One Year On: IMO Container Weight Regulations

Last year, the International Maritime Organization (IMO) made a change to the rules for recording shipping container weight. A container that’s packed has to have a verified weight. It went into effect July 1, 2016, and meant that containers needed to be weighed before being loaded onto a cargo ship.

Different approaches for this were allowed. You could weigh a container after it was packed. Or you could weigh the container’s contents before packing and add it to the weight of the container. The main goal here is to be able to help ships make better stow plans for containers. The IMO wanted to avoid situations in which heavier containers were stowed above lighter ones. While this won’t damage the cargo below – shipping containers are made to withstand bearing weight – it could make the stowed cargo top-heavy. The rule change also sought to make it easier for ships to direct heavier cargo containers to certain areas of the ship. Not doing so could give the ship a minor loss in performance or make securing cargo more difficult than it should be.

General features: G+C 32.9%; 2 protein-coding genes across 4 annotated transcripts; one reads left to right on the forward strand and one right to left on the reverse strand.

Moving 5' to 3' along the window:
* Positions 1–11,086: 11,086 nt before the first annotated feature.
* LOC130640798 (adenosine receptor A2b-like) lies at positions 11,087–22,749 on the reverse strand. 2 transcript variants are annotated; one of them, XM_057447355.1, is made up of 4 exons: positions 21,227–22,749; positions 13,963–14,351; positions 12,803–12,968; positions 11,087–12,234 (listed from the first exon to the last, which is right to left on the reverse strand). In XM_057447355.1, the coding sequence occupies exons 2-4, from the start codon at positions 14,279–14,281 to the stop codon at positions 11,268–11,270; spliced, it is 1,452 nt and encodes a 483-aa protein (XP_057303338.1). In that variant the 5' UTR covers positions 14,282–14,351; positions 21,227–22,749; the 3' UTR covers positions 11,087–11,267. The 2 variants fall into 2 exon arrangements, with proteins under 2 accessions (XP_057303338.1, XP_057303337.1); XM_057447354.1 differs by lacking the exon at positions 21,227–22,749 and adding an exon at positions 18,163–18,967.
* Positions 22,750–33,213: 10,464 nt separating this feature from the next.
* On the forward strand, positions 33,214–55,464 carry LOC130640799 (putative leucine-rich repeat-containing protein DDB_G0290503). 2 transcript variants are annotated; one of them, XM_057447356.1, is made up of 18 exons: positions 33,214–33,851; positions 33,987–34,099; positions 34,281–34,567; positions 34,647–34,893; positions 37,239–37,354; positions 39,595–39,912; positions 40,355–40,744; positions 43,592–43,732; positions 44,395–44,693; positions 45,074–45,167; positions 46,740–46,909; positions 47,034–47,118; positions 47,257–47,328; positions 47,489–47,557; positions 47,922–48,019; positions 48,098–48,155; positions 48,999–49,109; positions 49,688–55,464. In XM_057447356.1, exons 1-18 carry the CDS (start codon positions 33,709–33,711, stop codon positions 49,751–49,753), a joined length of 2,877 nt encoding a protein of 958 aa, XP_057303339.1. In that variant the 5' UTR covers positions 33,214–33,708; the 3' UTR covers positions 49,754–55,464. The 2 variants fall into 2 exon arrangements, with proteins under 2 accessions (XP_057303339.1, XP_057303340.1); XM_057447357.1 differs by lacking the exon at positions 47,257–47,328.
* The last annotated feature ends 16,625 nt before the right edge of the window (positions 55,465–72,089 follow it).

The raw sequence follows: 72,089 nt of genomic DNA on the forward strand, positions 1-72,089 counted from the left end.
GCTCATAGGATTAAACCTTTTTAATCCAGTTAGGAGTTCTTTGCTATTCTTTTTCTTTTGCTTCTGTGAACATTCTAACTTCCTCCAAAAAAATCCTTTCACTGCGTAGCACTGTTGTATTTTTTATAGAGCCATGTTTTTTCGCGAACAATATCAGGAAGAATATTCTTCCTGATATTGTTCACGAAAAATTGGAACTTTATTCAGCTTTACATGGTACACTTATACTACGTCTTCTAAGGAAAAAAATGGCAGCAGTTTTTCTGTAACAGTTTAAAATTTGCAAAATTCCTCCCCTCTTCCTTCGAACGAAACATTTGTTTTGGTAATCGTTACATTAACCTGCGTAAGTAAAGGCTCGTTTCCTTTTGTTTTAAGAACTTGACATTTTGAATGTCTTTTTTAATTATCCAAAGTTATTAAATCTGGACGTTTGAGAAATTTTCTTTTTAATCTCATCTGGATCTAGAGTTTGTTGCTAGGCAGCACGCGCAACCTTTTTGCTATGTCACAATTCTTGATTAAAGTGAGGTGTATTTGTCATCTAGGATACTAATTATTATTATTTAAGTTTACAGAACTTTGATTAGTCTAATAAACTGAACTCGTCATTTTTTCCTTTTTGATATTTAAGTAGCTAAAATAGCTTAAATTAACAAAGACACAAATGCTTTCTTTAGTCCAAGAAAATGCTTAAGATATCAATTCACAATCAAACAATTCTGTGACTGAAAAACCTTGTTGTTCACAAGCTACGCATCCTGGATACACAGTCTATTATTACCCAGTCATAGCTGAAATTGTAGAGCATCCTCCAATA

Overall, the rule is built on what many shipping companies already do, and it also made it easier for shipping containers being transferred between different ships or various modes of shipping. Different carriers can now rely on a shipping company’s weight verification rather than having to re-weigh the cargo, even when transferring it internationally. This means that should cargo be transferred, our shipping container weight verification can be accepted by another shipper, or we can accept their weight verification without having to re-weigh. This element smooths out various international standards that would previously demanded re-weighing and could thus delay cargo.

Fortunately, the rule has been received well. Since most shipping companies already followed some version of this policy, it didn’t disrupt transport chains or cause delay upon the IMO implementation. It’s been followed across the industry without problem. The biggest issue was ensuring smaller ports had properly certified weighing equipment, but a long lead-up to the rule implementation helped ensure that ports of all sizes had proper equipment and weighing procedures in place.

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